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© 2016 Caterpillar. All Rights Reserved. CAT, CATERPILLAR, BUILT FOR IT, their respective logos, “Caterpillar Yellow,” the “Power Edge” trade dress as well as corporate and product identity used herein, are trademarks of Caterpillar and may not be used without permission.




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Feature Story

26 NAWIC News

Chamorro Ph rase Of Th e M o n th Fino Chamorro: English:

2 | DECEMBER2016

Magof Nochebuena! Merry Christmas!



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PRESIDENT James A. Martinez Guam Constractors’ Association

Guam Contractors’ Association (GCA) in conjunction with Adztech and Public Relations, Inc. publishes the Construction News Bulletin (CNB) monthly. Reproduction of materials appearing in this publication is strictly forbidden without written permission by GCA.

PUBLISHER: James Martinez

PAST CHAIRMAN John Sage WATTS Constructors CHAIRMAN William Beery Tutujan Hill Group VICE CHAIRMAN Conchita Bathan Core Tech International SECRETARY/TREASURER John Robertson AmOrient Contracting CONTRACTORS DIRECTORS: Joe Roberto East Island Tinting Mark Mamczarz Black Construction Corp Peter Errett Hawaiian Rock Products Jessica Barrett Barrett Plumbing Rick Brown Pernix Guam LLC ASSOCIATE DIRECTORS: Jeffrey Larson TakeCare Asia Pacific Camilo Lorenzo Matson Navigation Patty Lizama Pacific Isla Life Mark Cruz Mid Pac Far East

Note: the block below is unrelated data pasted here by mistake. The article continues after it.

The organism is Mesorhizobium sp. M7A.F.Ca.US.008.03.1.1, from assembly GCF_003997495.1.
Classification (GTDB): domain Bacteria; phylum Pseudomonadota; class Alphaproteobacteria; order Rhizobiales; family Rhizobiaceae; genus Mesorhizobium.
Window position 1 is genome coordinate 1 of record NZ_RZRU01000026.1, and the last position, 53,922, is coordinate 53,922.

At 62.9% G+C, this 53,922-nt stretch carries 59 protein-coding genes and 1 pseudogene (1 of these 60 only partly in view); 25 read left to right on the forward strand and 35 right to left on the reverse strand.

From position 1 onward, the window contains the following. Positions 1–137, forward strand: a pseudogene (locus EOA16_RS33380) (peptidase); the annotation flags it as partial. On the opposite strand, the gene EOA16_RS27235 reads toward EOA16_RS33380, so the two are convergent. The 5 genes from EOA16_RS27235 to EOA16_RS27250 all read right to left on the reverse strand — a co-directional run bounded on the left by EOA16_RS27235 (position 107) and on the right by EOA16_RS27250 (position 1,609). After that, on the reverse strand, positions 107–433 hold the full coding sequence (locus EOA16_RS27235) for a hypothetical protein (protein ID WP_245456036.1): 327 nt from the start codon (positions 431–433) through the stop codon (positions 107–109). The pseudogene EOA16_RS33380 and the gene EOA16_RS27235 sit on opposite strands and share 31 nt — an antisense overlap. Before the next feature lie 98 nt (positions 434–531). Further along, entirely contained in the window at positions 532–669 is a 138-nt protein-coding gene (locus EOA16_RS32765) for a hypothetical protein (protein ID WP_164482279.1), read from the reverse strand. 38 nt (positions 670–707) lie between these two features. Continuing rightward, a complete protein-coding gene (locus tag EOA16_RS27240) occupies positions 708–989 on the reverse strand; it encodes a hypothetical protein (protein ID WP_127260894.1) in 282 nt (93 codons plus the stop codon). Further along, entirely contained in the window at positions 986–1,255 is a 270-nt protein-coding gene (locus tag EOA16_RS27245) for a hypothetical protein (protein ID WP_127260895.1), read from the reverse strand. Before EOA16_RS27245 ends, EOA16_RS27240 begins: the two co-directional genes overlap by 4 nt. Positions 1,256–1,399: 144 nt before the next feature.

While we always strive for accuracy, we will from time to time overlook mistakes. In order to help us improve the quality and accuracy of this publication, we ask that you take the time to look at the information provided and notify GCA or Adztech of any corrections as needed. Opinions and editorial content of this publication may not necessarily be those of the publisher, production team, staff, GCA members, GCA Board of Directors and advertisers. For more information about advertising in the GCA Construction News Bulletin contact the advertising department at (671) 477-1239/2239 or email at Distributed to GCA members or can be obtained by stopping by the Guam Contractors’ Association office located at 718 N. Marine Corps Drive, Suite 203, East West Business Center, Upper Tumon, Guam. To find out more about how you can become a GCA member contact Guam Contractors’ Association at Tel: (671)647-4840/41 Fax: (671) 647-4866 or Email: